While the Grand Valley Police Department is responsible for keeping the Grand Valley State University community safe, it is also important for them to find and train the best candidates who want to become part of their team. In doing this, the candidates must go through comprehensive and robust training to be considered for a position within the department.
“Our new officer will spend every day with a field training officer for about four months and they go over a large number of what we call training tasks,” GVPD Captain Jeffrey Stoll said. “They will do things like crash investigation, drunk driving, sexual assault, stalking, death investigations — a whole list of types of incidents that we normally will encounter. We want the community to feel comfortable and confident that when we get a new officer they will only be put out in the field after they met a long list of expectations”
The candidates must be certified upon completion of an academy or must be certified from another agency before they apply. Stoll says it is important to note that the newly hired officers are only allowed in the field when they are done training. The department must also feel confident in the abilities and skills of the officers to fulfill the duties and expectations that come along with the job before they are sent out on their own.
Stoll said people are sometimes frustrated that their law enforcement is not always representative of their community demographics. Because of this, the department wants candidates who want to make positive changes and impacts in the community they are working in.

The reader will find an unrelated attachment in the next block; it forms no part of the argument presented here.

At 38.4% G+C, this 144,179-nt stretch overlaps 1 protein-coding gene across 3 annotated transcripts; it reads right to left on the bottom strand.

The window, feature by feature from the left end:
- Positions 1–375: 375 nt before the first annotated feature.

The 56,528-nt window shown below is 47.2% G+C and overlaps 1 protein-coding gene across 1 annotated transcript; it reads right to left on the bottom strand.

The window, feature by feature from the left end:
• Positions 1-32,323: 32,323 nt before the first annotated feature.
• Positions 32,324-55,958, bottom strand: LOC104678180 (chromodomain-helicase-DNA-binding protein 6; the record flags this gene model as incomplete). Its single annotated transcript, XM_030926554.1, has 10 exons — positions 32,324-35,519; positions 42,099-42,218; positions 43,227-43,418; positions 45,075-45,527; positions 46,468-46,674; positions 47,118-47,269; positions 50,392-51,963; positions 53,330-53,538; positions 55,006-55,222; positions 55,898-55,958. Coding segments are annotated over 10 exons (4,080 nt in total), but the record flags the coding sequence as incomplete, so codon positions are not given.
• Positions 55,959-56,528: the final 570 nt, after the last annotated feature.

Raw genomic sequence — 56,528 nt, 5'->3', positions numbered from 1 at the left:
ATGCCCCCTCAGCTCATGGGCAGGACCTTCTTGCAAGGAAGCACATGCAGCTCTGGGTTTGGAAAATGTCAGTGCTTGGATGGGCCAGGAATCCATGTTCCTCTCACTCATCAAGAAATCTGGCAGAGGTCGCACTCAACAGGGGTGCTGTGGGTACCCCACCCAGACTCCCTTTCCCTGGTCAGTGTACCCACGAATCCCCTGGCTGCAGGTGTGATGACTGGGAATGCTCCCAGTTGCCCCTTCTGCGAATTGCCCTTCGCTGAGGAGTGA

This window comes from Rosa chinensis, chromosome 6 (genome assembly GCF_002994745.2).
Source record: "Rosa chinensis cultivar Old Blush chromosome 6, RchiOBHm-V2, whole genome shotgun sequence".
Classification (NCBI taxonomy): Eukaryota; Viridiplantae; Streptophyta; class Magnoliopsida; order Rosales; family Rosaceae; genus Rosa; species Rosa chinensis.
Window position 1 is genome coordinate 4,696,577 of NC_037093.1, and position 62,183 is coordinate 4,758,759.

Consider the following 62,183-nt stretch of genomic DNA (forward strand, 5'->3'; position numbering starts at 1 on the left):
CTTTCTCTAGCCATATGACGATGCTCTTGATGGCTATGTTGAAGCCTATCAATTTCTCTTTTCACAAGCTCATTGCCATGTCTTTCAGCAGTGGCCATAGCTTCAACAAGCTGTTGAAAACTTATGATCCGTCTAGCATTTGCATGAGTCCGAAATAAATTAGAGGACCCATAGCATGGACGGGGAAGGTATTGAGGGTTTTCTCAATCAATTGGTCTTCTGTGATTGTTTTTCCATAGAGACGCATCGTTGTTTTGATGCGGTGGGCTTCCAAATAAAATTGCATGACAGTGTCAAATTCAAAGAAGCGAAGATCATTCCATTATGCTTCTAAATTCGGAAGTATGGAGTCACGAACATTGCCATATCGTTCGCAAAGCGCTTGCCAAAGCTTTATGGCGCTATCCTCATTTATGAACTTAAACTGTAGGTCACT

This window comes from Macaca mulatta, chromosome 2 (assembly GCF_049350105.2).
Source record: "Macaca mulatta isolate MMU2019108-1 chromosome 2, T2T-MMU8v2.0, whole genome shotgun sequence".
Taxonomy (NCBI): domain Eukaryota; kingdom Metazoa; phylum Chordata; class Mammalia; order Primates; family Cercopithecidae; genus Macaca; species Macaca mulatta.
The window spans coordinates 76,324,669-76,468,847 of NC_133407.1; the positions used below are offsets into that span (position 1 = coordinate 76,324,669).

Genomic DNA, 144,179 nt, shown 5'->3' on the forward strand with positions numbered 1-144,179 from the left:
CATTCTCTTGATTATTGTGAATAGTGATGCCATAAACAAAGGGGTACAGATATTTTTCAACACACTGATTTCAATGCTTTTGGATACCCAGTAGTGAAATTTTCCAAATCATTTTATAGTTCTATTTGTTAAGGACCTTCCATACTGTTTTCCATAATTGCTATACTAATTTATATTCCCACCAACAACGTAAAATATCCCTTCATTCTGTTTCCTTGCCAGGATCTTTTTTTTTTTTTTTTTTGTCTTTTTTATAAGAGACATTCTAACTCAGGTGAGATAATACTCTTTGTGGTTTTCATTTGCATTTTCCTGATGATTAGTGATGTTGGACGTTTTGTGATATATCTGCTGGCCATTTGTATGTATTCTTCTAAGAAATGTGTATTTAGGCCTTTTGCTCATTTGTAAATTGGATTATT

“We do have some internal recruiting, some people who are familiar with our environment,” Stoll said. “We do have a couple of officers who has that responsibility of being recruiters and they spend time going to career fairs. We have close to 15 student workers who are cadets working for our department who have long-term plans to be in law enforcement.”
Usually, the department will refer interested students to their cadet program. Through this program, the students can receive real-world experiences and compensation for being a cadet through the GVPD. Although there are a number of ways the department can reach out to people, right now it seems hard to find candidates due to a large number of employment opportunities.
“I would say that right now one of the issues is supply and demand. In the state of Michigan collectively, they probably have over 100 different departments from across the state are hiring police officers,” Stoll said. “With that many jobs open as people come out of the academy, it’s very easy for them to find employment.”
Because of the large number of retirements and turnover, the number of candidates is less than it normally would be. But even though there are fewer candidates, Stoll says that that doesn’t change in their ability and need to find great officers. Usually, the department has two or three openings per year but because of the rigorous training, they usually only bring in one or two at a time. Currently, they have three openings and they have recently just trained and hired officer Jordyn Smith to be a part of their team.
Even after they are hired, the officer goes through a probationary period that extends for a year after their hire date in which there are frequent check-ins to make sure they are keeping up with the high standards of the department. The toughest part for new hires is that things move faster and more information is thrown at them when they get put on their own. Having soft skills and being able to engage and connect with the people of the community is an important attribute the GVPD looks for throughout their hiring process.
It is important for the GVPD to find the right fits for their team so that they can protect and serve the community around them. The training may be rigorous, but it is important for new officers to be fully trained so they can take on the duties of being a part of GVPD.